Posted on: 12 July 2023Share
Gum inflammation, also known as gingivitis, is a common condition that affects many people at different stages of life. It occurs when the gums become red, swollen, and bleed easily due to plaque buildup on the teeth. Plaque is a sticky film of bacteria that forms on the teeth and gums, and if not removed regularly, it can harden into tartar and cause more serious problems.
There are many factors that contribute to the development of gum inflammation. Here are some of them.
Poor Oral Hygiene
Poor oral hygiene is the most common cause of gum inflammation. Inadequate brushing and flossing will likely result in greater accumulations of plaque and the eventual development of gingivitis.
Plaque is comprised of oral microbes and food particles. The bacteria consume the carbohydrate content in leftover particles of food and release acidic waste that inflames the gums. The longer the plaque and bacteria are allowed to rest on the gums, the greater the likelihood of gingival inflammation.
Hormonal fluctuations from puberty, pregnancy, menopause, and certain medical conditions can affect the blood flow and sensitivity of the gums, making them more prone to inflammation and infection. For example, pregnant women may experience increased gingival bleeding due to increased levels of progesterone, which can make the gums more reactive to plaque.
Some medications can affect the production and composition of saliva in your mouth, resulting in dry mouth. The lack of saliva can make it harder to wash away plaque and bacteria. Moreover, saliva helps neutralize the inflammatory bacterial acids and rinse away debris. People with dry mouth are more likely to develop gum disease.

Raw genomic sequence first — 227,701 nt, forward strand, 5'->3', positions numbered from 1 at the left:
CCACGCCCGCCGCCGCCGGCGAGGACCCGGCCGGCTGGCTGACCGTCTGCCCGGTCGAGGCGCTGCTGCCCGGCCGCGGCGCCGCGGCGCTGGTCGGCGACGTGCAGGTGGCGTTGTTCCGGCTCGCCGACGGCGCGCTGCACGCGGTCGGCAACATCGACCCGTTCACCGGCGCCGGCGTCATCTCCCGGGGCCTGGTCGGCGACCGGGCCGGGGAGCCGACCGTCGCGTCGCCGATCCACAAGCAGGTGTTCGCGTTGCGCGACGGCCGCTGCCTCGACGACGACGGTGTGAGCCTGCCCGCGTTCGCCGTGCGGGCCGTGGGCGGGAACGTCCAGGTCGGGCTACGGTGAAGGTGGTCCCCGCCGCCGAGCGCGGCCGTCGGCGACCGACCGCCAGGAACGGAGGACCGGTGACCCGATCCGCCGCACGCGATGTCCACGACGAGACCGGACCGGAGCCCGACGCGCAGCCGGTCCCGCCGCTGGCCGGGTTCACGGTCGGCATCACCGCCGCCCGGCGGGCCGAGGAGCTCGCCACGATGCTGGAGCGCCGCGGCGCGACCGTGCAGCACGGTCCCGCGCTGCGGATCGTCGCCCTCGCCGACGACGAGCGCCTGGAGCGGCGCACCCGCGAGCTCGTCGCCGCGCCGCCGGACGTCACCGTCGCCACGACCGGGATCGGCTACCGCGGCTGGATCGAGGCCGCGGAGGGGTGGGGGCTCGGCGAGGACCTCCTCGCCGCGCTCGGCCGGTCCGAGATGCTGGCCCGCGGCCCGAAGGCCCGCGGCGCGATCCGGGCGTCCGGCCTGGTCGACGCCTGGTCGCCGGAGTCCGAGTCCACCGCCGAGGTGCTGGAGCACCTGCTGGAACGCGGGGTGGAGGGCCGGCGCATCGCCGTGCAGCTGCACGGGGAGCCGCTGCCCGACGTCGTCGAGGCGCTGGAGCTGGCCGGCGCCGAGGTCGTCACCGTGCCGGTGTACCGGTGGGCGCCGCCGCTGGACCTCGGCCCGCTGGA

Also, some medications, such as anticonvulsants, calcium channel blockers, and oral contraceptives, can cause gum enlargement or overgrowth, which can trap more plaque and make it difficult to remove with brushing and flossing.
Smoking is one of the worst habits for your gum health, as it can damage the gingival tissue and reduce its blood flow. Additionally, the gums of a smoker don't heal as easily and are more susceptible to infection and inflammation.
Poor Dietary Choices
Your diet plays an important role in your oral health, as it can provide or deprive your body of essential nutrients that support your immune system and fight infection. A balanced diet that includes fruits, vegetables, whole grains, lean protein, and dairy products can help you maintain healthy gums. On the other hand, a diet that is high in sugar, refined carbohydrates, and acidic foods and drinks can erode your tooth enamel and feed the bacteria that cause plaque and gingivitis.
If you are concerned about the health of your gums, schedule a consultation with a family dentist in your local area. For more information on family dentistry, contact a company near you.